Other 2a. ... I may be seeing a small 'cringle' on the main just above the tack/gooseneck. I dont see any hardware for a 'cunningham' - a small diameter line that goes through this cringle and additionally pulls the luff (boltrope-sleeve) 'down'. If a 'cunningham' was routinely used on this mainsail, especially used with a lot of force and over a long time, that too will eventually lead to such permanent 'stretch' in a localized area and produce such a 'girt'.
Horizontal (or vertical) girts such as this is not a serious sail problem at all, it just means that the sail is not tensioned equally from one of the 'corners'. I'll make the bet if this sail is properly raised so that the luff becomes better tensioned, most of this girt may lessen or disappear.

Rx- If your eyes are glazed over by this expansive explanation, start with my above previous post and follow that link about 'properly raising' to make your 'on the water' evaluation ... If you do this evaluation etc., possibly all the minor problems I see from your pic will simply disappear.
Your pic show a quite 'decent' sail.
Woven dacron sails rarely become 'blown out'; but, you do have to stretch them out when raising so that they take their proper as-designed shape.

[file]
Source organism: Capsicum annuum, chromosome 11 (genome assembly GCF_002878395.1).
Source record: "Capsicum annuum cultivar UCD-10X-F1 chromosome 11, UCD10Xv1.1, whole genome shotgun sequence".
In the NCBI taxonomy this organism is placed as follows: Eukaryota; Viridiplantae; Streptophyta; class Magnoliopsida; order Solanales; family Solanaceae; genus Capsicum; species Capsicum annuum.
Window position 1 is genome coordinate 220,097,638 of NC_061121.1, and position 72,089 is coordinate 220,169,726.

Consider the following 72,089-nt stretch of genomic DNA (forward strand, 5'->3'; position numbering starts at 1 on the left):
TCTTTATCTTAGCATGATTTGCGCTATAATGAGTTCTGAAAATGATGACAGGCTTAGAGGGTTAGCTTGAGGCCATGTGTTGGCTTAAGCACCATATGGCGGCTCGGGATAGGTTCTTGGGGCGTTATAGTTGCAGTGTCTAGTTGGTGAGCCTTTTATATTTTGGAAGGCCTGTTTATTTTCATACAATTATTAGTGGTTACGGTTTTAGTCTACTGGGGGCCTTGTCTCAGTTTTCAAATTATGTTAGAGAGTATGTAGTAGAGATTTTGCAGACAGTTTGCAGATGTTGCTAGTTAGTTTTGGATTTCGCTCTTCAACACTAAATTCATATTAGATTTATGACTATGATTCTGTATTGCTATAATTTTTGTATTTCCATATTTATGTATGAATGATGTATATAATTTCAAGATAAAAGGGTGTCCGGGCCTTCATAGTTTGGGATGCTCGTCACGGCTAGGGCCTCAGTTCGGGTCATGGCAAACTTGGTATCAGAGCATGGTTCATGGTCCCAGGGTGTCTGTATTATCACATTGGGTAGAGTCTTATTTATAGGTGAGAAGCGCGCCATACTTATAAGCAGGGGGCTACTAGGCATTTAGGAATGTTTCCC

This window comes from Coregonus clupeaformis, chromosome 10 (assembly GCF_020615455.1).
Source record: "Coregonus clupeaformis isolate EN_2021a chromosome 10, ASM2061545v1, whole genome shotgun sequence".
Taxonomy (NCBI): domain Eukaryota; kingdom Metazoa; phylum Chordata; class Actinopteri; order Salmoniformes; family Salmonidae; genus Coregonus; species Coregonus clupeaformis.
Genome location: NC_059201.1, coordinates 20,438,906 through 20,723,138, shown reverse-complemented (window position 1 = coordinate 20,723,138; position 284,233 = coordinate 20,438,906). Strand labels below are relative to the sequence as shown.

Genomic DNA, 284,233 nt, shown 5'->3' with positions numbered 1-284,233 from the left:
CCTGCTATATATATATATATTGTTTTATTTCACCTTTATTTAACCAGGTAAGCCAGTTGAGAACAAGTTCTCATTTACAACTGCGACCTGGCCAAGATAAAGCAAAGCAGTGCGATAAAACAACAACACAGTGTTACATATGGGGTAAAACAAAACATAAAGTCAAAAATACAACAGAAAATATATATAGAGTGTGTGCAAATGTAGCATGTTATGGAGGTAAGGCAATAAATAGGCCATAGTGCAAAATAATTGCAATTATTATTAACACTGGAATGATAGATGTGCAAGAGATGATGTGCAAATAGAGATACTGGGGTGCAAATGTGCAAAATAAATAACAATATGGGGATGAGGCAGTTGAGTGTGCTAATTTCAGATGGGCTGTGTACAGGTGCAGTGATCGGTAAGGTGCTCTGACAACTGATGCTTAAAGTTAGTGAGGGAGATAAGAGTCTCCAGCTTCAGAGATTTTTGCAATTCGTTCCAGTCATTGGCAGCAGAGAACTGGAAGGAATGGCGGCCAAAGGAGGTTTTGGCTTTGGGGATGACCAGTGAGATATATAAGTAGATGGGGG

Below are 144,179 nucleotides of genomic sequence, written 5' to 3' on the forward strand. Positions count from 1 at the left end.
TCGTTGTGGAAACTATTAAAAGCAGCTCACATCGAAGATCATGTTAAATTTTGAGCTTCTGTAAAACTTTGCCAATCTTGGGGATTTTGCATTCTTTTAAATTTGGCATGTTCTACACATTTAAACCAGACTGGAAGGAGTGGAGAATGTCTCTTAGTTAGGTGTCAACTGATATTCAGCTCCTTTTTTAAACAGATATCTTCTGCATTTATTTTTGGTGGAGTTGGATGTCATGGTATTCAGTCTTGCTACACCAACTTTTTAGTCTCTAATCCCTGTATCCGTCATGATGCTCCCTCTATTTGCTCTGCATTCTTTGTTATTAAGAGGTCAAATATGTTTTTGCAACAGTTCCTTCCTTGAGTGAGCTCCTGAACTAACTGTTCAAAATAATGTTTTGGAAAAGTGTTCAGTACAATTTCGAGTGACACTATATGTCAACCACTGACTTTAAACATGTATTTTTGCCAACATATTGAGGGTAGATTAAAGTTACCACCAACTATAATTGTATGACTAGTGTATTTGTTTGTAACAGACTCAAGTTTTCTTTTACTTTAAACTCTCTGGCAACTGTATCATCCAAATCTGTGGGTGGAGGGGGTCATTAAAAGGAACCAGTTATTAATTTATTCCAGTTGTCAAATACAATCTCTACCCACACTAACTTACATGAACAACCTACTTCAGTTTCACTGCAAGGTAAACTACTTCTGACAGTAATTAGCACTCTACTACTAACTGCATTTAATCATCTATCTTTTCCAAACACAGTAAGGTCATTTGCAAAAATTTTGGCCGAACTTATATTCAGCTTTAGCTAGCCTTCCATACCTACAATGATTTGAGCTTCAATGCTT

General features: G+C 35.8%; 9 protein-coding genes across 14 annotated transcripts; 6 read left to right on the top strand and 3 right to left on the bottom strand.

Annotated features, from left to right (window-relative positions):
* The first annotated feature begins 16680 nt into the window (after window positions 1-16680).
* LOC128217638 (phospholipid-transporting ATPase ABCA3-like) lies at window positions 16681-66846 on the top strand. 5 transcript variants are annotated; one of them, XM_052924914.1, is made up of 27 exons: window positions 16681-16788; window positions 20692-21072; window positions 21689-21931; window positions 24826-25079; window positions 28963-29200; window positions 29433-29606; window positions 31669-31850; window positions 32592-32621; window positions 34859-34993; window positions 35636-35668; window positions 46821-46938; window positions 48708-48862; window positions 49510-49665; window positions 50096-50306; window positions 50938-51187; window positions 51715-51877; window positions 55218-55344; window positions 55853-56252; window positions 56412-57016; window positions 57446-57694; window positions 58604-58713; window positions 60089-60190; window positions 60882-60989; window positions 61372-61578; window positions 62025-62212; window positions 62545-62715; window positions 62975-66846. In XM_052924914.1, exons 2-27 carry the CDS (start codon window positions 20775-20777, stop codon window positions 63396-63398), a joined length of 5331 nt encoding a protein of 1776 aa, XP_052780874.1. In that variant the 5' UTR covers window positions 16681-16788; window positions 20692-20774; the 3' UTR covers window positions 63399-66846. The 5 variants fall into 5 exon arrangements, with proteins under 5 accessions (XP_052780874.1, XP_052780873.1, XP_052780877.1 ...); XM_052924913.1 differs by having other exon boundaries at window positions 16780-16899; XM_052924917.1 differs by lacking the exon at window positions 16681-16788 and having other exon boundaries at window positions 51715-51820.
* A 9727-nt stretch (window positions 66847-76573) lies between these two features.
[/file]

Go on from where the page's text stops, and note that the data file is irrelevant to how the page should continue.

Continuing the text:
;-)
 

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Looks like you may have had the outhaul pulled too tight and not enough halyard tension. I think you asked in another thread about a local sail loft. I've had good service from Doyle Detroit Al Declercq. He has built two sets of sails for me on two boats. Where in Michigan are you sailing?
 

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Discussion Starter #18
I flipped through some of the other pictures - the woodwork really came up nice! I remember what it looked like before, when you first joined. Nice job!
I first joined about 8 years ago when I had the Hunter :eek:
But yes, thanks, the wood did turn out well and really quite easy I might add.
 

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Discussion Starter #19
Looks like you may have had the outhaul pulled too tight and not enough halyard tension. I think you asked in another thread about a local sail loft. I've had good service from Doyle Detroit Al Declercq. He has built two sets of sails for me on two boats. Where in Michigan are you sailing?
Out of the Clinton River on Lake St. Clair.
 

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Al is right in the area then. He has really competitive pricing and will come out to measure your boat.
Not affiliated with them just trying to send work to a place that gives great service (rare now days).